In Kentucky, we’re bombarded with Alison Grimes and Sen. Mitch McConnell political commercials and signs. Not to mention, our non-Kentuckian friends offering unsolicited voting advice.
As the country closely watches our hotly contested Senatorial race, I’ve noticed more politicians attending distillery openings and wondered who the bourbon industry supports.
Grimes and McConnell have traded barbs about coal, jobs, health care, Obama and guns. But what about bourbon?
Well, if money is any indication, the bourbon industry seemingly wants McConnell to win his reelection.
According to Federal Election Commission filings, the Great Bourbon Whiskey PAC (Sazerac’s PAC), the Kentucky Distillers Association Bourbon Political Action Committee, and the Brown-Forman Non-Partisan Committee for Responsible Government contributed to McConnell’s reelection campaign. Through their respective non-partisan political action committees, these organizations did not contribute to Grimes’ campaign.
According to FEC filings, the KDA PAC contributed $1,000 to McConnell’s general reelection committee during the last quarter; Sazerac’s PAC contributed $2,600 to McConnell’s campaign May 20; Brown-Forman’s PAC contributed $5,000 to both McConnell’s primary and general election campaigns on December 10, 2013.
The bourbon-related PACs also made significant donations to Democrats or the Democratic Party, the Republican Party, other political committees and losing candidates in the Primaries.
I’ll take a stab as to why bourbon interests support McConnell.
It’s really quite simple: McConnell embraces bourbon.
When the Frazier History Museum decided to display the May 4, 1964, Congressional Resolution that declared bourbon a distinct product of the United States, the National Archives and Records Administration in Washington, D.C, was not the most responsive. The Senate Minority Leader’s office made a couple of phone calls, knocked on a few doors and the historic document suddenly climbed up the importance level for the National Archives. I was told that without McConnell’s staff, the bourbon declaration does not make it to Louisville.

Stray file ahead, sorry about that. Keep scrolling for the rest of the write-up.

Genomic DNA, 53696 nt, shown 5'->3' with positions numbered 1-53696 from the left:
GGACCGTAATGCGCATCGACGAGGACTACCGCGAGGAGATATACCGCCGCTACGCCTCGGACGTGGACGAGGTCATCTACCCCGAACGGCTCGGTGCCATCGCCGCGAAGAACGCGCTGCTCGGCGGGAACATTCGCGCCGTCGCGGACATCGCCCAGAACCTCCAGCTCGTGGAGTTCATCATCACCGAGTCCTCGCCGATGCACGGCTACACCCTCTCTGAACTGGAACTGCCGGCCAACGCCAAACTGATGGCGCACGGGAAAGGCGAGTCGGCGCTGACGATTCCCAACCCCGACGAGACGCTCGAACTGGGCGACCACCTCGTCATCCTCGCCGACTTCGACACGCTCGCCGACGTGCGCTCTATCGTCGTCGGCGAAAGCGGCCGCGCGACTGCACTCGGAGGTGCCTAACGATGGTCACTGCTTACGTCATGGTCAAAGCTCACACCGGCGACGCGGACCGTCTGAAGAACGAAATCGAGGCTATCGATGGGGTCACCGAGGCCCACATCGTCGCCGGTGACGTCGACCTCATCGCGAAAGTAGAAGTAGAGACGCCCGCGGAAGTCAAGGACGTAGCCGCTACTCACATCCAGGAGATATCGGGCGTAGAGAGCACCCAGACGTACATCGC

With Sen. Rand Paul, McConnell cosponsored “The Aged Distilled Spirits Competitiveness Act,” which would amend the IRS code to allow distillers to deduct interest expenses related to bourbon inventories. If this passed, the industry would feel less of a tax burden.
In a recent letter to the Courier-Journal, Brown-Forman’s Mac Brown wrote: “In 2009, Sen. McConnell addressed the unfair treatment of bourbon directly with Israel’s ambassador to the U.S., pointing out that ‘the current tax system with respect to spirits appears unfair to Kentucky distilled spirits producers.’ The Israeli government agreed to amend its tax laws and set a single rate for all distilled spirits.”
McConnell also regularly meets with distilleries and bourbon-related lobbyists, but so do other Kentucky politicians. McConnell seems to go the next step with the bourbon industry, attempting to promote to Buzz Feed the best way to drink it.
But I don’t think the industry’s support for him is an indication of its political leanings. Governor Steve Beshear and Louisville mayor Greg Fischer are Democrats and have done more for bourbon than their predecessors. I’m sure bourbon groups would happily contribute to Fischer’s campaign should he run for governor or senate.
These bourbon PACs represent “a what have you done for me lately” mentality. And apparently, McConnell has done more for bourbon than Grimes.
Of course, this election is not about bourbon. But the spirit is important to Kentucky.